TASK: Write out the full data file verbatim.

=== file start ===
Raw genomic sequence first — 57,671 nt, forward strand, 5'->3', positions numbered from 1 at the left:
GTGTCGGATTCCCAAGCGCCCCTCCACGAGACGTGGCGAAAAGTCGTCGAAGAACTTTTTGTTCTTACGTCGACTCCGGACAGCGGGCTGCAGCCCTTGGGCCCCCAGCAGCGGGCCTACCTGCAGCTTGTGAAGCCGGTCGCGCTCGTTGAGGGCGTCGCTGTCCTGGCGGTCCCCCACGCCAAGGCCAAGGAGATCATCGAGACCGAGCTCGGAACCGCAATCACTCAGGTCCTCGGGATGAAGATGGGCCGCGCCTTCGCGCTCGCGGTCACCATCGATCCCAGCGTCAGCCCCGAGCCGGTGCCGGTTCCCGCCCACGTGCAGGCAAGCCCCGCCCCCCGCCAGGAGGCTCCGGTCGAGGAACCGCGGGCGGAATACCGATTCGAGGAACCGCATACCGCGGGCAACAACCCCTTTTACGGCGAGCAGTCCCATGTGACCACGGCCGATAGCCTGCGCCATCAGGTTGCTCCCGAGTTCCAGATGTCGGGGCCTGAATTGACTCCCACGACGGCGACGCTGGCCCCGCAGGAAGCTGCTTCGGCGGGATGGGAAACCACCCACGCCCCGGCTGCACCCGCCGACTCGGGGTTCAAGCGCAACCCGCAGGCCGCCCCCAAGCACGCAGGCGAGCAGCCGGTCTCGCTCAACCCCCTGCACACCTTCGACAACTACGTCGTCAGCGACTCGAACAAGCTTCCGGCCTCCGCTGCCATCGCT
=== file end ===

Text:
Raw genomic sequence first — 57,671 nt, forward strand, 5'->3', positions numbered from 1 at the left:
GTGTCGGATTCCCAAGCGCCCCTCCACGAGACGTGGCGAAAAGTCGTCGAAGAACTTTTTGTTCTTACGTCGACTCCGGACAGCGGGCTGCAGCCCTTGGGCCCCCAGCAGCGGGCCTACCTGCAGCTTGTGAAGCCGGTCGCGCTCGTTGAGGGCGTCGCTGTCCTGGCGGTCCCCCACGCCAAGGCCAAGGAGATCATCGAGACCGAGCTCGGAACCGCAATCACTCAGGTCCTCGGGATGAAGATGGGCCGCGCCTTCGCGCTCGCGGTCACCATCGATCCCAGCGTCAGCCCCGAGCCGGTGCCGGTTCCCGCCCACGTGCAGGCAAGCCCCGCCCCCCGCCAGGAGGCTCCGGTCGAGGAACCGCGGGCGGAATACCGATTCGAGGAACCGCATACCGCGGGCAACAACCCCTTTTACGGCGAGCAGTCCCATGTGACCACGGCCGATAGCCTGCGCCATCAGGTTGCTCCCGAGTTCCAGATGTCGGGGCCTGAATTGACTCCCACGACGGCGACGCTGGCCCCGCAGGAAGCTGCTTCGGCGGGATGGGAAACCACCCACGCCCCGGCTGCACCCGCCGACTCGGGGTTCAAGCGCAACCCGCAGGCCGCCCCCAAGCACGCAGGCGAGCAGCCGGTCTCGCTCAACCCCCTGCACACCTTCGACAACTACGTCGTCAGCGACTCGAACAAGCTTCCGGCCTCCGCTGCCATCGCT